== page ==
Toyota suppliers flaunt ambition in agriculture and healthcare


TOKYO — Several major auto parts suppliers, particularly listed subsidiaries of Japan’s Toyota Motor Group, have slipped new ambitions into proposals for their upcoming annual general meetings, with plans to diversify their businesses into sectors such as automotive. agriculture and health care.

Diversification strategies have always been a concern for OEM management in the turbulent automotive industry. The companies will meet with shareholders in June to convince them that they are ready to move beyond car dependence alone.

Denso, a leading equipment manufacturer, is among the companies proposing changes to its articles of association. Although it already handles a diverse range of automotive-related products, from engine parts to car air conditioners, the company will add agricultural activities to its operations.

Denso began its foray into agriculture in March 2020. The company invested in Certhon Group, a greenhouse supplier based in the Netherlands, and jointly established a sales company, Denso AgriTech Solutions. The new company aims to develop large-scale indoor farming facilities in Japan and is currently conducting an automated tomato harvesting demonstration in the west of the country.

The company uses its own arm-like robot, which is equipped with a camera that recognizes and cuts only ripe red tomatoes. The harvested crops are transported by an automatic guided vehicle, just like in its automotive component factory.

Denso believes it can leverage its strengths, including process control and high quality requirements, as well as automation technology acquired in auto parts manufacturing, to improve farming efficiency.

Toyoda Gosei, which manufactures interior materials for cars, will add a wide range of new businesses to its bylaws, including sporting goods, healthcare equipment and energy-related equipment. Among the new referenced activities, the equipment manufacturer intends to take advantage of its handling know-how.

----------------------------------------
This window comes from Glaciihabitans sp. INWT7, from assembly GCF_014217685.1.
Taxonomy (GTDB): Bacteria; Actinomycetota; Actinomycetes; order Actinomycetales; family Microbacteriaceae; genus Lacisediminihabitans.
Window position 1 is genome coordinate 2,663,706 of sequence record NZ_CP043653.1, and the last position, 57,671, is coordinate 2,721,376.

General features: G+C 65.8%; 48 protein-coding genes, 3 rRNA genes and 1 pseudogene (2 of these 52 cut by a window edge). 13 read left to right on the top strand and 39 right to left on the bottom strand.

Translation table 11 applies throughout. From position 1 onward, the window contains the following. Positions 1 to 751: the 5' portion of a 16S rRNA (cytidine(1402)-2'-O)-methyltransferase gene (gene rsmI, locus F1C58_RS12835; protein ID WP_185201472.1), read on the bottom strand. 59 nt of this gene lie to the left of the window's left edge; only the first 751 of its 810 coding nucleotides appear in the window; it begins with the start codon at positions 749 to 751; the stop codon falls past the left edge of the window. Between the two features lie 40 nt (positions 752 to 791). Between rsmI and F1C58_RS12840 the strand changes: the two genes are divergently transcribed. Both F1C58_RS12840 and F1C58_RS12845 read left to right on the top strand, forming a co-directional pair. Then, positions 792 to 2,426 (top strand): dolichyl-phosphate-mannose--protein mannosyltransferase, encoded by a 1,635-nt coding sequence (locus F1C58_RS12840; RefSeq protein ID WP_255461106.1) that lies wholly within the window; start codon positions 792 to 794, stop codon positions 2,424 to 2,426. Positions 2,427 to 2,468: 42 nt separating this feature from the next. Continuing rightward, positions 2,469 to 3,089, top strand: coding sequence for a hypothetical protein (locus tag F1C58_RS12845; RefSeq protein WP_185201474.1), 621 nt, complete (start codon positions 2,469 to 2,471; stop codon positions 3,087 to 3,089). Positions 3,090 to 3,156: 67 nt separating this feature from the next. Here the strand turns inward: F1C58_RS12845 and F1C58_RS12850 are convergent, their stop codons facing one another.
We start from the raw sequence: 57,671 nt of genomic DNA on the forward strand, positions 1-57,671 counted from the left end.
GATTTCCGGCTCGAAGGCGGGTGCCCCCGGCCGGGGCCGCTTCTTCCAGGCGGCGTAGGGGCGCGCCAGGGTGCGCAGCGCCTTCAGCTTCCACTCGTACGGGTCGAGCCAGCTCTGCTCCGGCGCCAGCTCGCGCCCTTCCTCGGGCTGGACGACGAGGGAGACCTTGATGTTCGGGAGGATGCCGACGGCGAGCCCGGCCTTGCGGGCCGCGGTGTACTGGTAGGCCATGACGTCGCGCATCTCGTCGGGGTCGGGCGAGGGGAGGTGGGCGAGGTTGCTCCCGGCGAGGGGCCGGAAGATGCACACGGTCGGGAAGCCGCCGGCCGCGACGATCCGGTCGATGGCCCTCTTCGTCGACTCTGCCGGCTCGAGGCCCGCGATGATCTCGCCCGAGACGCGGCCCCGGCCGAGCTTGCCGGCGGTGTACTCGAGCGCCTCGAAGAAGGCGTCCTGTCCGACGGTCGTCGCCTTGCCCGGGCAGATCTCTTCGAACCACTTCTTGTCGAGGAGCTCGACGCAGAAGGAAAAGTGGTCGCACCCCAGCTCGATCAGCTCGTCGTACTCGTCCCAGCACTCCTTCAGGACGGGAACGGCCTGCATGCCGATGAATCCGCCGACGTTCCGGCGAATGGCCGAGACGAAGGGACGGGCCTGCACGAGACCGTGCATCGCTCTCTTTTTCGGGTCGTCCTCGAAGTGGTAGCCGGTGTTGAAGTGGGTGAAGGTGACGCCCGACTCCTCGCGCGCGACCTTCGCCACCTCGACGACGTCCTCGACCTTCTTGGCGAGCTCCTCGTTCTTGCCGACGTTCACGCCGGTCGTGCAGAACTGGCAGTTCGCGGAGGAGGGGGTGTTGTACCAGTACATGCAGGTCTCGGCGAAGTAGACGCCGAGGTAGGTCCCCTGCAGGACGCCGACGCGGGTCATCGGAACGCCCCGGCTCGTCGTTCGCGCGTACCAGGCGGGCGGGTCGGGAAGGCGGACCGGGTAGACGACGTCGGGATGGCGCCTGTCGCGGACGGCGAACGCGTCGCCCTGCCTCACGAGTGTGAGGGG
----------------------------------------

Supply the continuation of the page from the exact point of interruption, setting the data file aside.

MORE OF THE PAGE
Its product “e-Rubber” – a material that contracts like a muscle when an electric current is applied to it – is an example that has potential for use in sports or health. The company has begun supplying samples of the new material to Japanese sports equipment maker Mizuno for use in shoe soles that can detect minute weight changes associated with movement.

Among other vendors expanding their operational portfolios, Toyota Boshoku, a maker of vehicle seats, will add agricultural operations using biotechnology, while Tokai Rika, which manages car switches, will include restaurant and daycare management.

Behind the desire of OEMs to diversify their income is the transformation of the automotive industry: the transition to electric vehicles will significantly reduce the number of parts needed, as engines and other components requiring complex machining will no longer be necessary.

As manufacturers also make progress in producing parts for greener vehicles, there is a strong sense of urgency among companies looking to apply their existing technologies and accumulated expertise in the auto parts business to other industries. .

Another reason behind the series of amendments between these companies seems to be the reorganization of the Tokyo Stock Exchange. Recently, there have been many cases where companies have had to explain their future business activities to the public following market restructuring.

“In several cases, companies have decided to include this information in their articles of association if they are inclined to do so as a new company,” said Seiji Sugiura, an analyst at Tokai Tokyo Research Institute. However, “whether the new ventures will pay off immediately is another question,” he added.


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